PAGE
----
La Cercha is a liturgical drama that takes the Holy Friday, in Collesano, province of Palermo (Sicily).
It was staged for the first time 1667.
It is characterized by the presence of actors bearing in their hands the symbols of Passion of the Christ, like the nails and Crown of Thorns.
In addition, there are costumed actors representing Jesus carrying the cross, our Lady, the disciple John, the Holy women, the Centurion with his cohort of armed soldiers, Veronica and the angels.
The belief is that the price that God, in Jesus, paid for the redemption of mankind, is the Passion, that is, his suffering and agony that led directly to his Crucifixion. Christians believe that, as members of the Church, they are members of the body of Jesus Christ:
Redemptive suffering is the Roman Catholic
that human suffering, when accepted and offered up in union with the Passion of Jesus, can remit the just punishment for one's sins or for the sins of another, or for the other physical or spiritual needs of oneself or another.
Like an indulgence, redemptive suffering does not gain the individual forgiveness for their sin; forgiveness results from God’s grace, freely given through Christ, which cannot be earned.
After one's sins are forgiven, the individual's suffering can reduce the penalty due for sin.
Indulgence suffering: An indulgence, according to the Roman Catholic Church, is a means of remission of the temporal punishment for sins which have already been forgiven but are due to the Christian in this life and/or in purgatory.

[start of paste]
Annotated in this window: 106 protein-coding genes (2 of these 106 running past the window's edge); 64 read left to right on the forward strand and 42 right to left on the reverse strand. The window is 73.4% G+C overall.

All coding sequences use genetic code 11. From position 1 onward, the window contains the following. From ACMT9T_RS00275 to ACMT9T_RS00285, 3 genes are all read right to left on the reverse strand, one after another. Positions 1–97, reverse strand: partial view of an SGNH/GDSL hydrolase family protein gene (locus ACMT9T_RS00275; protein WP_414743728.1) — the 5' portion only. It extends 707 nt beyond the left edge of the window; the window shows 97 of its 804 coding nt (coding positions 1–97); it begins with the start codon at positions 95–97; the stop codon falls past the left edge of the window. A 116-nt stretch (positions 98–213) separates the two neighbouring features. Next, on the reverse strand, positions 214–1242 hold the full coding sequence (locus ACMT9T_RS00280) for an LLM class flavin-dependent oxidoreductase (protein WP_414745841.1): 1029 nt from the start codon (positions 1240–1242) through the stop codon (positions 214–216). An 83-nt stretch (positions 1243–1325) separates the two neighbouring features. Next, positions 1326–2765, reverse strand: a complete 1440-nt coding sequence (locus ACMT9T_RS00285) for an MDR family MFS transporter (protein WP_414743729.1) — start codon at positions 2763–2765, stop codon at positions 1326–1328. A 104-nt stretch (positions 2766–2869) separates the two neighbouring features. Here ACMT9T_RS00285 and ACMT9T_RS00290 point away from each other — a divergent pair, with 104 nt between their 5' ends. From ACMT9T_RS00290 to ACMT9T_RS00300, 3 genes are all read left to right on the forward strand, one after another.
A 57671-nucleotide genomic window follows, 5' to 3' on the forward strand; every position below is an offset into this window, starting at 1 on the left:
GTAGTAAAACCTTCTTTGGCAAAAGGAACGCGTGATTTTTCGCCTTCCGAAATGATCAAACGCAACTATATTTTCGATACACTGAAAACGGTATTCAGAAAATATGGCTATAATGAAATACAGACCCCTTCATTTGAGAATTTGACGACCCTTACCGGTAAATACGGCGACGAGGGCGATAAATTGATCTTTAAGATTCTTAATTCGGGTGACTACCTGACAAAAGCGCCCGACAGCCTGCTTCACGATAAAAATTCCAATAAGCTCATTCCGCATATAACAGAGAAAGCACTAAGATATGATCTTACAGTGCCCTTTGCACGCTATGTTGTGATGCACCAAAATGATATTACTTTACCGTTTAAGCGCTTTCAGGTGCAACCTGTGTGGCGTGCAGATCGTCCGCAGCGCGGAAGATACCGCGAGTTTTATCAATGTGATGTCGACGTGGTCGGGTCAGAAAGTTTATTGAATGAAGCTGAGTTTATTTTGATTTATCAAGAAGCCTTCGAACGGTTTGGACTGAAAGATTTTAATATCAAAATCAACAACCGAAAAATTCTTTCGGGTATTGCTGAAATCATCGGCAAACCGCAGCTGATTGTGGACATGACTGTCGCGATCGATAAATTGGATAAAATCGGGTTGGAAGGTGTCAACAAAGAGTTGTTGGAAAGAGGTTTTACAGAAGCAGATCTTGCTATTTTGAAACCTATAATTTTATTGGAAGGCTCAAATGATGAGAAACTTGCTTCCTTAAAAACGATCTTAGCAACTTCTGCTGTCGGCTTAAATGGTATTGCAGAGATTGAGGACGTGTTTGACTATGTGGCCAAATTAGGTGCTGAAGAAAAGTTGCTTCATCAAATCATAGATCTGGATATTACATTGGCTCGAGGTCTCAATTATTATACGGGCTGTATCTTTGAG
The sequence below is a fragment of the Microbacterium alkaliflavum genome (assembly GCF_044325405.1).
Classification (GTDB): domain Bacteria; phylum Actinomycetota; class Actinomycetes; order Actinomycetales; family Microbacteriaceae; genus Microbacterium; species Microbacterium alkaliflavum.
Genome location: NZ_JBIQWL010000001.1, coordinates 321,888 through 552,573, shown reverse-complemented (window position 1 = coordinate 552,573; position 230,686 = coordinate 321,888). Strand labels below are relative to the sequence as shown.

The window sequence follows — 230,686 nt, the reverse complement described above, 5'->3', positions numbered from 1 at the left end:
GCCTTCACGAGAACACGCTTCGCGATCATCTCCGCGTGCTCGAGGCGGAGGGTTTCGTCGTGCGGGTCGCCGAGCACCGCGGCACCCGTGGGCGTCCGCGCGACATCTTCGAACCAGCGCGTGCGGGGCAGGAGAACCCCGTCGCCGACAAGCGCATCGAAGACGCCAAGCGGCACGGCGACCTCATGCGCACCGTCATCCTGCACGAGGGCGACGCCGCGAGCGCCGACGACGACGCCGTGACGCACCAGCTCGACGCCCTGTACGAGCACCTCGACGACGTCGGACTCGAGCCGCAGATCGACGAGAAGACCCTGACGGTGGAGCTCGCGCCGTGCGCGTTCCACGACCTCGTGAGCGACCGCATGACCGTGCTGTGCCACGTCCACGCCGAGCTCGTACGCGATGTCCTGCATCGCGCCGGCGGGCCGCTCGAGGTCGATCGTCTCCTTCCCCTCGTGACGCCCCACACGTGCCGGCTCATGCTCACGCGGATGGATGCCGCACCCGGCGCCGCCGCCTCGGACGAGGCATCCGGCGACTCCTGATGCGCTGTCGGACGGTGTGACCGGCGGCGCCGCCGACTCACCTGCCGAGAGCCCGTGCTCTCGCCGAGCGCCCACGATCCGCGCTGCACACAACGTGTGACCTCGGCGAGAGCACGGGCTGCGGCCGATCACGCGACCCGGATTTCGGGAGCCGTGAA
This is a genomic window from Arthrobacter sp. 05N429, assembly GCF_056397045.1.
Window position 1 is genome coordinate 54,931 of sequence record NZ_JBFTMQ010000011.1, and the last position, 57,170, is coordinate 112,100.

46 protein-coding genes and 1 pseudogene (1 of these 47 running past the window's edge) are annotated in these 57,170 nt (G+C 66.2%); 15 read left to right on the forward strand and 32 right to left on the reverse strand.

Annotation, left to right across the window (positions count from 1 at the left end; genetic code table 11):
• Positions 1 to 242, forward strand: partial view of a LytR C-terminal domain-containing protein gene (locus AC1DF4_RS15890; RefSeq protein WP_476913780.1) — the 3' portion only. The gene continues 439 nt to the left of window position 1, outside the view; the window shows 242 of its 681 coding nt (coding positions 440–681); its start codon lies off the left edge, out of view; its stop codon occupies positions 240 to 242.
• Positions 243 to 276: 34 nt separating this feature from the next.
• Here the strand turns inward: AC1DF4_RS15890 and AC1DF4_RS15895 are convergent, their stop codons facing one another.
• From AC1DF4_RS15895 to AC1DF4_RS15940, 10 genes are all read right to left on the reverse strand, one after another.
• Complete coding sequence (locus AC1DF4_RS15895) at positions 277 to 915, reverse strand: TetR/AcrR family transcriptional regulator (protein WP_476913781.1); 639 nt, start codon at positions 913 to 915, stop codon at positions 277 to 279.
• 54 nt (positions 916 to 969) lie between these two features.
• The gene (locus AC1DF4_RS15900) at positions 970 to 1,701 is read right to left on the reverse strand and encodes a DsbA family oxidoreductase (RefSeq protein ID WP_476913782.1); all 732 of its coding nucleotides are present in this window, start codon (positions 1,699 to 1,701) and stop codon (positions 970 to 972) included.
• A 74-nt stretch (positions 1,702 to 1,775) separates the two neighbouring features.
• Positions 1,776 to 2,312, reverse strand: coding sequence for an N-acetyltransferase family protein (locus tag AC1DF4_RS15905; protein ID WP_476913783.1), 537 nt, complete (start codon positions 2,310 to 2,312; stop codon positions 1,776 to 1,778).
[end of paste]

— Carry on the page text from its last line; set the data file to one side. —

This punishment is most often in purgatory .
The abuses of indulgences in the middle ages contributed to the Protestant Reformers separating from the Catholic Church.
The Church at various times sold indulgences to raise revenues. Pope Leo X (1513-1521) used the money from indulgences to construct St. Peter's Basilica in Rome.
There were abuses by people like Friar Tetzel who claimed that "a soul is released from purgatory and carried to heaven as soon as the money tinkles in the box".
Martin Luther could not accept abuses like Tetzel's and started the Reformation.
Flagellantism was a 13th and 14th centuries movement, consisting of radicals in the Catholic Church.
It began as a militant pilgrimage and was later condemned by the Catholic Church as heretical.
The followers were noted for including public flagellation in their rituals.
The distinction of the Flagellants was to take this self-mortification into the cities and other public spaces as a demonstration of piety.
The movement did not have a central doctrine or overall leaders, but a popular passion for the movement occurred all over Europe in separate outbreaks.
The nature of the movement grew from a popular interest in religion combined with dissatisfaction with the Church's control.
Initially the Catholic Church tolerated the Flagellants and individual monks and priests joined in the early movements.
By the 14th century the Church was less tolerant and the rapid spread of the movement was alarming.
Clement VI officially condemned them in a bull of October 20, 1349 and instructed Church leaders to suppress the Flagellants.
They were accused of heresies including doubting the need for the sacraments, denying ordinary ecclesiastical jurisdiction and claiming to work miracles.
Flagellant orders like Hermanos Penitentes (Spanish 'Penitential Brothers') also appeared in colonial Spanish America, even against the specific orders of Church authorities.